Elaine’s Story, Part 2

Hospital Maternity Ward Hallway
 

Throughout the years, I’ve worked with many amazing women and families. I’ve noticed some trends come and go, and others stay. I’ve become very quick to recognize what is “normal” – which has a very broad definition – and what is beyond a normal emotional and physical recovery. Unfortunately there are many beautiful families who suffer in silence when things are beyond “normal” because they aren’t aware of what to expect and aren’t aware of available services. In order to explain how we help, I’d like to paint a picture; and in order to honor confidentiality, I will combine several client experiences and refer to the client in this example as “Elaine.”

We met with Elaine at the appointed time for our prenatal meeting and asked her to share with us her expectations in detail. She began by telling us a few of her goals, and when we asked exploratory questions, she elaborated. Although the plan she shared with us was a beautiful plan, it was not likely to be one that would come to fruition at her chosen birth place.

Elaine wanted a water birth, but we were familiar with the hospital policy regarding laboring in water: yes, laboring in the tub was acceptable but only if her membranes had not ruptured (her water had not broken) and she would not be allowed to birth in the tub. In order to birth in a tub, she would need to have a home birth, assisted by a midwife. Without bias or judgment, we asked whether it was more important to Elaine to birth with this particular care provider or whether it was more important to her to have a water birth. She indicated that she felt better about birthing in the hospital with the care provider she had chosen, so that was the plan we all moved forward with.

We spent some time identifying which items in the birth experience were high priorities and which were negotiable. Knowing that unmet expectations are a key factor in traumatic births, we needed to gently help her align her wishes with a realistic understanding of her birthplace and help her communicate her expectations clearly to her husband and her doctor.

We take great care to include each participating family member in the birth planning so that we can help birthing women establish a unified family plan. So we also asked her husband about his preferences and expectations for the birth, and found that he felt much more comfortable in the position of a “birth partner” than that of a “birth coach,” – solely responsible for his wife’s comfort. We assured him that we would help him to participate in the birth at his comfort level, giving suggestions of ways to be supportive to his wife, and providing support to him as well.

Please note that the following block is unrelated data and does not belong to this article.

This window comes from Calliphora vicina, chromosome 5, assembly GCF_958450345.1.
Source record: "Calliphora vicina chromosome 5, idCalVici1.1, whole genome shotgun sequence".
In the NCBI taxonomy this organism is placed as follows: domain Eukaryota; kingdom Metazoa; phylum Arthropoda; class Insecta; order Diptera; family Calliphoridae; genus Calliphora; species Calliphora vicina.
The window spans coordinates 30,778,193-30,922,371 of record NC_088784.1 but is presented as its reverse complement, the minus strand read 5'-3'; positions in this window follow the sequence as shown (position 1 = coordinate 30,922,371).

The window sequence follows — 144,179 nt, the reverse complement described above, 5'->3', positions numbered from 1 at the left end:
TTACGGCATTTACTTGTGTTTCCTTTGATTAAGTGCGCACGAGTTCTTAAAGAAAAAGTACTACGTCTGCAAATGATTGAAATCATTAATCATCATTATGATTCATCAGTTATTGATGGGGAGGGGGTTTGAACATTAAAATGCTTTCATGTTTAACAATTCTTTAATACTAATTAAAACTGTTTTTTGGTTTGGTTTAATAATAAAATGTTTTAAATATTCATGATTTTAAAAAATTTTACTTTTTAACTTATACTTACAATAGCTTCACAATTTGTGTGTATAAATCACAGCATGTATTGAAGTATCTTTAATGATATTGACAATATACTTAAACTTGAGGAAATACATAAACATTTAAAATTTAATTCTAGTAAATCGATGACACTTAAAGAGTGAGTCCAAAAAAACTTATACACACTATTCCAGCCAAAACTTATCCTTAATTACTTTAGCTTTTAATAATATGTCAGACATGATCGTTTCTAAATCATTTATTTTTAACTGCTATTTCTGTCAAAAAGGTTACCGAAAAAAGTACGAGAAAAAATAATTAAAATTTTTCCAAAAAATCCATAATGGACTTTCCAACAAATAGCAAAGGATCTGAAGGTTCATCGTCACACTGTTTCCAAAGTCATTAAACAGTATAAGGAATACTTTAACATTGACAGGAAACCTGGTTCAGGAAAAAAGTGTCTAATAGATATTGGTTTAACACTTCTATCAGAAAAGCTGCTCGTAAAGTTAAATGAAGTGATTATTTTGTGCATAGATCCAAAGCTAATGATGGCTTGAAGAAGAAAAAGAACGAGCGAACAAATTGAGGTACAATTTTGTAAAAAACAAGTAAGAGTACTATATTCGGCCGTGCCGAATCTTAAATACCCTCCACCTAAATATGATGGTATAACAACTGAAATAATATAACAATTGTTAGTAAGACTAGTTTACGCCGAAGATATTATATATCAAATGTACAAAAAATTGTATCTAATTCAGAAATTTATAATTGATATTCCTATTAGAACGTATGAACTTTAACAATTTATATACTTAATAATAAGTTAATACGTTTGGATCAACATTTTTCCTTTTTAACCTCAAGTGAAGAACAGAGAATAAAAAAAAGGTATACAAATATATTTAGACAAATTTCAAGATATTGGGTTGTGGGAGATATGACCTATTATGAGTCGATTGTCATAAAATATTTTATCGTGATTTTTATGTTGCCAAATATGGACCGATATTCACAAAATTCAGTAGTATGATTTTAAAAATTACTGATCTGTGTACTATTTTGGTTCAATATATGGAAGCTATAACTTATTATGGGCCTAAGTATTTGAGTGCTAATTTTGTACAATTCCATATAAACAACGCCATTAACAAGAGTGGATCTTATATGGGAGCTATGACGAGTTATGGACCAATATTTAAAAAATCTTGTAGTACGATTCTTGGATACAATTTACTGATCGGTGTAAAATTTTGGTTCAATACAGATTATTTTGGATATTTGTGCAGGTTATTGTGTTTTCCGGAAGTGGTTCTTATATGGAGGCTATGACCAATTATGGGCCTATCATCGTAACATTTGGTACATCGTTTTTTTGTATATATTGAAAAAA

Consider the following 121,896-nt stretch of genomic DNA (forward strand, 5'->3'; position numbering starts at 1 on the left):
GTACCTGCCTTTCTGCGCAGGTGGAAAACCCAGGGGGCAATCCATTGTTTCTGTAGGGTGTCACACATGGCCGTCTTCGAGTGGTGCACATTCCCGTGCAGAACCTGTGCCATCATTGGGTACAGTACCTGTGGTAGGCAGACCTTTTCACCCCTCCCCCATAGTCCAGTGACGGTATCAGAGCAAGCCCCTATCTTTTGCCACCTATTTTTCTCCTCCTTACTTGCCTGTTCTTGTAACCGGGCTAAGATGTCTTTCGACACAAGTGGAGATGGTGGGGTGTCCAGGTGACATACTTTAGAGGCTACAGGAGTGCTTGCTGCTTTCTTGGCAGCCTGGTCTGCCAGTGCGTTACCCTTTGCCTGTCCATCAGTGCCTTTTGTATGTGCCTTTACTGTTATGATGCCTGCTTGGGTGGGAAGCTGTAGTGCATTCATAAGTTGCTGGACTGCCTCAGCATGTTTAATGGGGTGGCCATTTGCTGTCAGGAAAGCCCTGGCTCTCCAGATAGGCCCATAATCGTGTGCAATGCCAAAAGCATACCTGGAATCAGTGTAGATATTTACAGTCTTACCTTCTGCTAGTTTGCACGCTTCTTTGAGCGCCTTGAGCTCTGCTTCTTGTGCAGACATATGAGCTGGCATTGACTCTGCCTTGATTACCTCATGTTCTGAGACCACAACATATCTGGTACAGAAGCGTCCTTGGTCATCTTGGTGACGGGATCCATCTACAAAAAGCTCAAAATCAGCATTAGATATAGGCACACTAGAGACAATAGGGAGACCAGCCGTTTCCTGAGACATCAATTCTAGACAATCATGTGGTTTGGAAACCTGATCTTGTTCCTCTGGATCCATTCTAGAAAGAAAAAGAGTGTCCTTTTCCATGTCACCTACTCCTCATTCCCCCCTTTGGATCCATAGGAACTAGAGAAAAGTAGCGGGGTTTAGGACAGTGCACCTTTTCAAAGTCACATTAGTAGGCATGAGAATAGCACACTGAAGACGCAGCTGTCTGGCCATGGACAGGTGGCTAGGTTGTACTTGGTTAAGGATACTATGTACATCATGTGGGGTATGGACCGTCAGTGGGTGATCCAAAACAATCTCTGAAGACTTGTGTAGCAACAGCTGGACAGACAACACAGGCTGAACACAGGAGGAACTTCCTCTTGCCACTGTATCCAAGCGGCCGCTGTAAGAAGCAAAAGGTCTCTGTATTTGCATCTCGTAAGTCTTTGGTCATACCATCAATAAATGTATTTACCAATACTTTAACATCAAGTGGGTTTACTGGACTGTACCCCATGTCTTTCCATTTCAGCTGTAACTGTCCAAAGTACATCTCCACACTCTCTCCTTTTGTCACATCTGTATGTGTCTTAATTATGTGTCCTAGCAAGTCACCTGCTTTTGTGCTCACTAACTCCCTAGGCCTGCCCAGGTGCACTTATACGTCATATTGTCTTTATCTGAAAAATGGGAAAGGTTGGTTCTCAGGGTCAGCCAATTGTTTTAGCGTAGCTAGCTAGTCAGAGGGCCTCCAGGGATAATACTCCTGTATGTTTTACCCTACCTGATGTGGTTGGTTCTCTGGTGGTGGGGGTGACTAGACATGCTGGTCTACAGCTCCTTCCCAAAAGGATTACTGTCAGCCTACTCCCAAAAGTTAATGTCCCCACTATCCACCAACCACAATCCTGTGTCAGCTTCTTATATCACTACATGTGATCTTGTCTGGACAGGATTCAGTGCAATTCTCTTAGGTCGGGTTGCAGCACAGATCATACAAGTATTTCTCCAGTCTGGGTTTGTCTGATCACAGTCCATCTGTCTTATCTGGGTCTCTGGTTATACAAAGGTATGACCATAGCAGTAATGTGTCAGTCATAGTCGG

As Elaine became comfortable with us, she disclosed a history of previous abuse. We responded by thanking her for trusting us enough to share her history with us, and we assured her that we have the highest respect for her and anything she chose to share with us would remain confidential. We did alert her to the fact that because of her previous experience, there are some parts of the birth and hospital experience that can re-open healing wounds.

To help her strengthen her relationship with her care provider, we urged her to write down any questions she had for her doctor about what circumstances with this birth might necessitate a repeat cesarean, as well as what might have caused fetal distress in her first labor.

We also asked if there were any phrases or words that we should not use in her labor, and encouraged her to share those phrases or words with her doctor along with any requested substitute phrases. For example, instead of the doctor saying, “Open your legs” perhaps she could say, “Please lower your knees.” Then we discussed an action plan for steps that she can take to help her feel a sense of control, should this birth plan change.

One week prior to her expected due date, Elaine called to say that she was experiencing painful but infrequent contractions. She knew it was still pre-labor, but she had gotten so anxious that she wasn’t able to sleep for two nights in a row. She couldn’t stop worrying about the uterine infection that had been the catalyst for her previous cesarean, and now she was showering 7 and 9 times a day. She was frustrated because she knew that showering wasn’t going to prevent a uterine infection, but she just couldn’t stop showering.

Recognizing her compulsive behavior and a prodromal labor pattern, we suggested that she talk with her care provider about Therapeutic Rest, a physician monitored sedative that will often result in a more balanced frame of mind and an actively progressing labor. We also offered the option of hypnotherapy to help with relaxation. She called her doctor who recommended Benadryl, which worked quite effectively at helping her relax and sleep.

She woke in a balanced mood and an effective labor pattern. We joined her at the hospital and she labored for 6 hours with an Epidural. Baby was born with high APGAR scores, Elaine’s husband was able to be present for the entire birth, and the family was given time to bond with each other for the first hour (the Golden Hour) before any of the standard newborn care procedures were done.

We returned the following day for a short 1-hour postpartum visit to ask if she had any questions about the birth experience, but she was so ecstatic to be holding her baby after achieving the vaginal birth after cesarean (VBAC) she had planned that she couldn’t think of any questions.

Twenty-four hours after the birth, we met Elaine and her husband at their home for the first postpartum shift. We had discussed her expectations for the postpartum time and knew that keeping the family schedule as close as possible to normal was a high priority. Her husband had some weighty concerns that he wanted to discuss.

To Be Continued . . .